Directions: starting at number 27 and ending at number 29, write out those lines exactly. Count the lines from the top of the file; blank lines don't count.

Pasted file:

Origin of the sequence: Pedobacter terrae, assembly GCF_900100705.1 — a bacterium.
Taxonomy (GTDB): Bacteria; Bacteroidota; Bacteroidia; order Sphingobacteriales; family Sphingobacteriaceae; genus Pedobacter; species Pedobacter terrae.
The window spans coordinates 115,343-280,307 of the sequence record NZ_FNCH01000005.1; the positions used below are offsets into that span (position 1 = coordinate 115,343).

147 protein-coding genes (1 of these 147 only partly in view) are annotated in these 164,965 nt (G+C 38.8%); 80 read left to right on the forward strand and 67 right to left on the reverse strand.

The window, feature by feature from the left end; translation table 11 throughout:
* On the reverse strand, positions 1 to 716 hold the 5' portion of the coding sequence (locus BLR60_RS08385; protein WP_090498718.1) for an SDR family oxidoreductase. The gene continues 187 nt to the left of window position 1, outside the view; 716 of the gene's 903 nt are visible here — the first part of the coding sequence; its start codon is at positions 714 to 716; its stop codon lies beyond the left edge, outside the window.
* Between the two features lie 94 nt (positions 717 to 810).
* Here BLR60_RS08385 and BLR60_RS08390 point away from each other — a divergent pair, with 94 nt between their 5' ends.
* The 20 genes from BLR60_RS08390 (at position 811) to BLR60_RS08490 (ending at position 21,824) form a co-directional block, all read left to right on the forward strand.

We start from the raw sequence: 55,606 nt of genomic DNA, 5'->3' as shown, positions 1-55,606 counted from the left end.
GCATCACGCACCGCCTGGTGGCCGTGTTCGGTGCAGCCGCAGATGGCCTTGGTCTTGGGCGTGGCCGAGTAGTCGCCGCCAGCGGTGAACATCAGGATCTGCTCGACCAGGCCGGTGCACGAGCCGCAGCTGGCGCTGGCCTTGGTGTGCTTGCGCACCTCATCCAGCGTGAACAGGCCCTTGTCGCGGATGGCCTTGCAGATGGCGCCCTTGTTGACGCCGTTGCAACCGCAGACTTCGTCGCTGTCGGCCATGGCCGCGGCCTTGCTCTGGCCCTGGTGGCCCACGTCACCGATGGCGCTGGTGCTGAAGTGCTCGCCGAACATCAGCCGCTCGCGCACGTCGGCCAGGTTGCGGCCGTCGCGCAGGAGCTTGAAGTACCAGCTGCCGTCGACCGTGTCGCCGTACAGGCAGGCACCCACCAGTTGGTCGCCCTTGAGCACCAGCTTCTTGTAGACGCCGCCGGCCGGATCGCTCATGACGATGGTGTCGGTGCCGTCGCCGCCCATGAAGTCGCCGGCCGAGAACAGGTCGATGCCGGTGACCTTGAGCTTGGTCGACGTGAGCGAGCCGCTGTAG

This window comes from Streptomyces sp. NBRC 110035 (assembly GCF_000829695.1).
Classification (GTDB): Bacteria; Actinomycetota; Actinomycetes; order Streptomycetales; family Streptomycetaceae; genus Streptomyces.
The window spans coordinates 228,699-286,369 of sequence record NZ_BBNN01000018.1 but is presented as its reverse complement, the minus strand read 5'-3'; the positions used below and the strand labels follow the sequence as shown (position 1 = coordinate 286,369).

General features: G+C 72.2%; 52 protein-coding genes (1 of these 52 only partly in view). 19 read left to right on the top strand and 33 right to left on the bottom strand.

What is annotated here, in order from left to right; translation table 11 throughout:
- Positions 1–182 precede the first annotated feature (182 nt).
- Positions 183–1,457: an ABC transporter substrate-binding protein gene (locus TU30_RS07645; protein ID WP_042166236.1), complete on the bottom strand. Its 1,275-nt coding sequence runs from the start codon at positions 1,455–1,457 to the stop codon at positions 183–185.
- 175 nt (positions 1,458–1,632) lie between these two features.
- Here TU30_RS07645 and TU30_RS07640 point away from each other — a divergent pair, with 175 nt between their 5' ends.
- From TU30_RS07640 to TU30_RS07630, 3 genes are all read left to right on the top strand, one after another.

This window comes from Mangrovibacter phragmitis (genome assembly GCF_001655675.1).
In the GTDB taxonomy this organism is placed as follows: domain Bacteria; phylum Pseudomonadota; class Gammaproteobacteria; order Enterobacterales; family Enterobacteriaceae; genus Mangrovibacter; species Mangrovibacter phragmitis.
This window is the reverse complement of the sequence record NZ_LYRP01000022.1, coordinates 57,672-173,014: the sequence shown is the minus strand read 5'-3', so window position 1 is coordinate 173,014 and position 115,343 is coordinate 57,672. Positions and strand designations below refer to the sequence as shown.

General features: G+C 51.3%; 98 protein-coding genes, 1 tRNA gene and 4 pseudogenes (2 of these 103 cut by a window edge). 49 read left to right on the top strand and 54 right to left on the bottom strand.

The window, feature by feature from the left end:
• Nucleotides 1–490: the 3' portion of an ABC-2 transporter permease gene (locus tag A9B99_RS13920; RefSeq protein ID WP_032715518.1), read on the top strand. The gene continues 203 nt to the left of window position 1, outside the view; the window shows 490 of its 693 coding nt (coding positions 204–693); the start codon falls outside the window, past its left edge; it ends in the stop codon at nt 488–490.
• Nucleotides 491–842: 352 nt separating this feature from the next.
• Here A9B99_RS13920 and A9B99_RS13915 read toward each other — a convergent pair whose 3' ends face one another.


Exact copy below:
• Nucleotides 1–490: the 3' portion of an ABC-2 transporter permease gene (locus tag A9B99_RS13920; RefSeq protein ID WP_032715518.1), read on the top strand. The gene continues 203 nt to the left of window position 1, outside the view; the window shows 490 of its 693 coding nt (coding positions 204–693); the start codon falls outside the window, past its left edge; it ends in the stop codon at nt 488–490.
• Nucleotides 491–842: 352 nt separating this feature from the next.
• Here A9B99_RS13920 and A9B99_RS13915 read toward each other — a convergent pair whose 3' ends face one another.